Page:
ENERGIZING INDUSTRIAL GROWTH:

ENERGIZING INDUSTRIAL GROWTH:

ENERGIZING INDUSTRIAL GROWTH:

 

The manufacturing sector has been prioritised as one of the four main pillars of the Big 4 Agenda, which will drive growth of the economy in the next 5 years. As a link to the other three (health, housing and food security) pillars, the sector will heavily rely on quality and reliable electricity supply.

In December, Kenya Power introduced the Time of Use (ToU) tariff, whereby large power consumers get a 50 per cent discount on power used in the off-peak hours of between 10pm and 6am. Under the tariff, large and industrial power users metered at between 450 volts and 11 kilovolts (kV) pay as low as Sh3.55 per unit of electricity consumed. Ordinarily, this cadre of customers pay between Sh9.20 and Sh7.10 per unit, with the heavier users paying lower charges.

 Despite business slowdown due to disruptions experienced last year following an unusually protracted electioneering period and biting dry spell, a substantial number of large and industrial power consumers on Kenya Power’s client list have recorded substantial benefits, and the number of firms signing on has been growing.

“We have so far recorded impressive uptake by manufacturers. On average we have about 800 industrial customers benefitting from the tariff in a month. We are upbeat that it will continue rising as more businesses recover from the effects of the long electioneering period,” says Dr. Ken Tarus, CEO, and Kenya Power.

 He says that the ToU tariff is part of a number of initiatives that the company has implemented to lower the cost of energy, which is expected to reduce the price of locally produced goods, enhancing their competitiveness in the market. This will in turn attract more investments in manufacturing.

Dr. Tarus explains that KP will achieve this through optimizing the energy mix, and investing in expanding and strengthening of the distribution network through construction of additional substations and lines to avail alternative supply points to large power customers. This move is expected to improve the quality and reliability of power supply, to reduce downtimes caused by planned and unplanned outages and increase productivity.

“We are committed to ensuring that the fuel cost charge is maintained at low levels and retail tariffs remain competitive to create more opportunities that will enable us to work together to make Kenya a manufacturing hub for Africa,” says Dr. Tarus.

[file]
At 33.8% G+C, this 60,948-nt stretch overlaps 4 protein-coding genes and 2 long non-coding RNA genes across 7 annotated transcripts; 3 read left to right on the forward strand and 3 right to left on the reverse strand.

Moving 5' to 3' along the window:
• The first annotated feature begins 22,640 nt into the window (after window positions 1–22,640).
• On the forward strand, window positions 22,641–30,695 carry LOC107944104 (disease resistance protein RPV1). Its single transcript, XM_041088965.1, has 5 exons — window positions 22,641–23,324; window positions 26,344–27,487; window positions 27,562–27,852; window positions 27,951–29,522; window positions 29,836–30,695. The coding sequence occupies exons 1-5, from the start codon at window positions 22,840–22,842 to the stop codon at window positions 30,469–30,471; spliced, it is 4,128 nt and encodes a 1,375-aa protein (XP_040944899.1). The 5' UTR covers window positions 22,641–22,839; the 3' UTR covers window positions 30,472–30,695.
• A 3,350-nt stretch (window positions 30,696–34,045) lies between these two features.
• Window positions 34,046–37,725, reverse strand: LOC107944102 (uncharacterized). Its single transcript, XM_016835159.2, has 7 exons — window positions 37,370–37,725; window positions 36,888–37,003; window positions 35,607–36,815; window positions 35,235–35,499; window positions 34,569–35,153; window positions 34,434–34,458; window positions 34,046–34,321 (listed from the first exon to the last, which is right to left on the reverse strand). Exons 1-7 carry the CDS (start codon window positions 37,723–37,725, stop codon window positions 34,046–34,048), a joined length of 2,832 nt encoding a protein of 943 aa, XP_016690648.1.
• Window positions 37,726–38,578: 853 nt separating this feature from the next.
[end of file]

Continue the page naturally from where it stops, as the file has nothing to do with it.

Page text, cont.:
The company has also maintained its commitment to partner with the Kenya Association of Manufacturers (KAM) to carry out regular energy audits among manufacturers to maximize production efficiency.

An ongoing customer engagement programme targeting industrial and commercial consumers is geared towards identifying supply challenges and developing a resolution matrix that is tailor-made to address each customer’s concerns.

Under the engagement programme, Kenya Power has been conducting industrial visits and is on the process of establishing regional industry liaison offices to enable coordinated and efficient response to customer issues. Segmentation and grouping of customers into WhatsApp groups has been carried out to encourage real time communication and incident management.

Dr. Tarus, who, until his appointment to lead the next phase of Kenya Power’s growth was General Manager in charge of Finance in the Company, pointed out recently at the Energy Awards 2018 that in the last five years, the distribution network has expanded in size and capacity as a result of the various projects the Company has undertaken. There are 79,001 kilometres of high and medium voltage lines compared to 49,818kilometres that were in place in 2013.

The World Bank The Energy Progress Report covering the period up to 2016 places Kenya head and shoulders above the East African counterparts in terms of electricity access rate. Kenya was pegged at 56%, compared to Tanzania (32.8%), Rwanda (29.37%), Uganda (26.7%) and Burundi (7.5%). The report comes at a time when Kenya Power is working towards achieving universal access to electricity by 2020.

Dr. Tarus concludes that the Company will continue updating and automating its infrastructure to increase access to electricity for socio-economic transformation and achievement of the national Big 4 Action Plan.

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The manufacturing sector has been prioritised as one of the four main pillars of the Big 4 Agenda, which will drive growth of the economy in the next 5 years. As a link to the other three (health, housing and food security) pillars, the sector will heavily rely on quality and reliable electricity supply.

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